The next group of poses is inversions, which draw on the vertical power associated with standing poses as well as the upper body strength needed for arm balances. Inversions include Sarvangasana (Shoulderstand), Sirsasana (Headstand), and Halasana (Plow Pose), of course, but also Adho Mukha Vrksasana (Handstand), Pincha Mayurasana (Forearm Balance), and others. Inversions are considered by many yogis to be at the core of asana practice. However as these powerful, satisfying poses can cause injury if performed incorrectly or when you have contraindicative health conditions (including menstruation, pregnancy, high blood pressure, and glaucoma), I strongly advise you to learn them directly from a qualified teacher who is able to guide you personally.
There is disagreement in the yoga world as to whether Adho Mukha Svanasana (Downward-Facing Dog Pose) is an inversion. I prefer not to include it in this group; even though your head is lower than your heart (one technical definition of inversion) in Downward Dog, the inversion effect is muted by the fact that your legs are semi-vertical and by the fact that you cannot hold the pose very long compared to Headstand and Shoulderstand.
A fourth asana group consists of backbends, like Bhujangasana (Cobra Pose), Salabhasana (Locust Pose), and other basic spinal extension movements; this group also includes Urdhva Mukha Svanasana (Upward-Facing Dog Pose), Urdhva Dhanurasana (Upward-Facing Bow Pose), and more advanced poses like the Kapotasana (Pigeon Pose) variations.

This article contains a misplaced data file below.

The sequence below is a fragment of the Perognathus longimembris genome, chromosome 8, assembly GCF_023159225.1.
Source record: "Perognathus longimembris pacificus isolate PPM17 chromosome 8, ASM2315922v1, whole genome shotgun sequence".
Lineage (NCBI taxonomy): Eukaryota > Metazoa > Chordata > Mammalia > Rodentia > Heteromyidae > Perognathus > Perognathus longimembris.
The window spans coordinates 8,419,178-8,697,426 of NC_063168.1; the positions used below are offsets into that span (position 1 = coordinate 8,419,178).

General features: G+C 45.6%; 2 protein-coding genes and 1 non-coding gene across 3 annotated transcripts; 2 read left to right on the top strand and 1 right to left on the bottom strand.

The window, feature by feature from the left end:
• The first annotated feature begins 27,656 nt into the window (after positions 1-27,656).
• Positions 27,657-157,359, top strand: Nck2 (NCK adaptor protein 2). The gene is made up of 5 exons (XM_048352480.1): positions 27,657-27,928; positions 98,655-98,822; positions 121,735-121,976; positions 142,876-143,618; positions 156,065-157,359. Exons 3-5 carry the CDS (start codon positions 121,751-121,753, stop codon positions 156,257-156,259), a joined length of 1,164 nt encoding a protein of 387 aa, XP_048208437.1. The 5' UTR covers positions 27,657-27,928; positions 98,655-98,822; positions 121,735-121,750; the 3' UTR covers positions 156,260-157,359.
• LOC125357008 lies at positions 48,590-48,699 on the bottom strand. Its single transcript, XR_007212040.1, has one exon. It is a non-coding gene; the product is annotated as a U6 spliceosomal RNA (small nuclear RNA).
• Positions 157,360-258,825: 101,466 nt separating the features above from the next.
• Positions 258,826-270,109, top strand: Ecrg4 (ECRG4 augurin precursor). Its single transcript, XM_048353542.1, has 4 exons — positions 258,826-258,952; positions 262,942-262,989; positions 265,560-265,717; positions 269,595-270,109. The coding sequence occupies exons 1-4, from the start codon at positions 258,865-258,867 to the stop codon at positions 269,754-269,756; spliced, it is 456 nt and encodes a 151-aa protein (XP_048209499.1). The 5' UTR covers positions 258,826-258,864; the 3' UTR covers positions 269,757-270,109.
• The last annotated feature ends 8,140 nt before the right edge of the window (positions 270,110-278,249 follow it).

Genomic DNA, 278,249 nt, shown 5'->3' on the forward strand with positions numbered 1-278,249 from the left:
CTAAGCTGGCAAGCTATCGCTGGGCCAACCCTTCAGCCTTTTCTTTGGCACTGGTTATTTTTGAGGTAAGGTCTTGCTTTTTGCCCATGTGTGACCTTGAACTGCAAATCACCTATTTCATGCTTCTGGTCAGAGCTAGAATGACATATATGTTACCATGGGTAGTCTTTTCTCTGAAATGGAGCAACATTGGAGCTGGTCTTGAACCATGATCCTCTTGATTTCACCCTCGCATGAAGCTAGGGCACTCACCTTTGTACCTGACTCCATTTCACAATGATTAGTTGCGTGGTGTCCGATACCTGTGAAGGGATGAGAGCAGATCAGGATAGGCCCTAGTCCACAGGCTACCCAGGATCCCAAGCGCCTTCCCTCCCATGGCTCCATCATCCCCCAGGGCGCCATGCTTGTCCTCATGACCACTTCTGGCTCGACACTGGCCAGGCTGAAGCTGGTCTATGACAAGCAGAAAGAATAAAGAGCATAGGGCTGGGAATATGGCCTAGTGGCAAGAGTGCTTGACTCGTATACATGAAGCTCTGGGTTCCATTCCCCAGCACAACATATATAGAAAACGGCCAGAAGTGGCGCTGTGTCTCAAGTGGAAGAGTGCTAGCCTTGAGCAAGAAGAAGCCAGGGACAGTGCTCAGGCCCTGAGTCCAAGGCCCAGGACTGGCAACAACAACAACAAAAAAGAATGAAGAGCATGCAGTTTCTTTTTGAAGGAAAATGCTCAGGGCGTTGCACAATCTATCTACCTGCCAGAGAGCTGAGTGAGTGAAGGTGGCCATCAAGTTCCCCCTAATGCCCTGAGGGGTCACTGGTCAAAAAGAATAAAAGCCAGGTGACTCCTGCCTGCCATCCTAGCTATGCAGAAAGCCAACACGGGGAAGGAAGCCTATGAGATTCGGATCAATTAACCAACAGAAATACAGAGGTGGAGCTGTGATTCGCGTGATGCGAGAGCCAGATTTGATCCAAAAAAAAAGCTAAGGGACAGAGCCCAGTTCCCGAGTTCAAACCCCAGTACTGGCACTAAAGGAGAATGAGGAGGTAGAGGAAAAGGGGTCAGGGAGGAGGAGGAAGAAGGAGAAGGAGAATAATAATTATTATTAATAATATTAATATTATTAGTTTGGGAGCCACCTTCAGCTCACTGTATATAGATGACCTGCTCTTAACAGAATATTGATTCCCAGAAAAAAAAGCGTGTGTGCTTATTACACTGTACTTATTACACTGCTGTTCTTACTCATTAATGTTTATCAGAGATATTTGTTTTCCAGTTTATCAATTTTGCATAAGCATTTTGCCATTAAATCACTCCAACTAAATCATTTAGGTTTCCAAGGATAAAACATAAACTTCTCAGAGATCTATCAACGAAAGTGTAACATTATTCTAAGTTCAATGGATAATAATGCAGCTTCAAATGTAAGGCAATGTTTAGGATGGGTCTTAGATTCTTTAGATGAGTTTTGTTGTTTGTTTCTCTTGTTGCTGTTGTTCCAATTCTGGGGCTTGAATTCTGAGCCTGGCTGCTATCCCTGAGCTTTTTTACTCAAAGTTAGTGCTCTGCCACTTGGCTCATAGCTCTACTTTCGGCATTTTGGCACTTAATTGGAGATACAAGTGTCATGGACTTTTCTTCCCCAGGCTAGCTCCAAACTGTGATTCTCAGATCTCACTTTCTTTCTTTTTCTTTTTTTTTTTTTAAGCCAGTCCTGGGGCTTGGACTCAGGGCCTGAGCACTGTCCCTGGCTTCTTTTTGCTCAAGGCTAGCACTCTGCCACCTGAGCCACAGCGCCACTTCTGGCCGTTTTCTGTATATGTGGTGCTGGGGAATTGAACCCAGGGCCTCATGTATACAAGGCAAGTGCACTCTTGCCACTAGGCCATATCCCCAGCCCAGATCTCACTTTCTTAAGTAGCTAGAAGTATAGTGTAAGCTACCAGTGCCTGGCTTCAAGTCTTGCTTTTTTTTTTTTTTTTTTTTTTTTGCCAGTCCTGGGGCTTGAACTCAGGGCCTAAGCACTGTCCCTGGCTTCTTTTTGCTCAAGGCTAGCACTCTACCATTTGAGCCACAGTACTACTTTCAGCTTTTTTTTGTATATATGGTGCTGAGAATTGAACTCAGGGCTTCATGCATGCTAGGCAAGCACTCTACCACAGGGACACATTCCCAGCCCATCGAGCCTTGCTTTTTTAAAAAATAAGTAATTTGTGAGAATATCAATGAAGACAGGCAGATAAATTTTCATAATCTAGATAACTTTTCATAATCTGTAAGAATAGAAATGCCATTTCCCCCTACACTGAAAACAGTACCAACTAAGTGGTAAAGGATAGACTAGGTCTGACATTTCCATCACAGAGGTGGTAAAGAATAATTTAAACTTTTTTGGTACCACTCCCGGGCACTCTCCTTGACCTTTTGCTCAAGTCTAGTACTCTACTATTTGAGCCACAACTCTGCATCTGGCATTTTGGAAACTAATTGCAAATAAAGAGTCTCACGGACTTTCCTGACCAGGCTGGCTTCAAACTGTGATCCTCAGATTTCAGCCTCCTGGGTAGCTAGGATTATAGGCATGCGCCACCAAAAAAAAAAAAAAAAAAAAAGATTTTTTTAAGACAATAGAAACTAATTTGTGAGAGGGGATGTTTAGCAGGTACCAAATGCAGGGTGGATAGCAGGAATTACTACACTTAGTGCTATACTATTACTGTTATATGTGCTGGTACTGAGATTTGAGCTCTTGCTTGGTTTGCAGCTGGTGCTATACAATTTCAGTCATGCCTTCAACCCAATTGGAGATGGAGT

Twists are exactly what the name says. They are usually done sitting, but some can be done lying down as well. Always remember that it is not a good idea to end your practice with a twist, as these poses are so one-sided in their effect on the spine. Instead, after twists practice at least one symmetrical forward bend, like Uttanasana (Standing Forward Bend) or Paschimottanasana (Seated Forward Bend), before Savasana (Corpse Pose).
Forward bends along with various miscellaneous seated poses other than twists form the next group. All are done while sitting or reclining on the floor. While there are forward-bending movements done from standing, like Uttanasana and Prasarita Padottanasana (Wide-Legged Standing Forward Bend), I would group these with the standing poses.
I also group the other seated or floor poses in the forward-bending category, even though they are not actually forward bends. Such poses include the various meditation poses, including Padmasana (Lotus Pose); hip and groin openers, like Baddha Konasana (Bound Angle Pose), Hanumanasana (Monkey Pose), and Gomukhasana (Cow Face Pose); reclining poses such as Supta Padangusthasana (Reclining Hand-to-Big-Toe Pose) and Supta Virasana (Reclining Hero Pose); and a number of others.
Restorative poses are the final group. These include Savasana, the basic relaxation pose that should be done at the end of every session, as well as other supported relaxing poses like Supta Baddha Konasana (Supported Bound Angle Pose).
The Well-Rounded Practice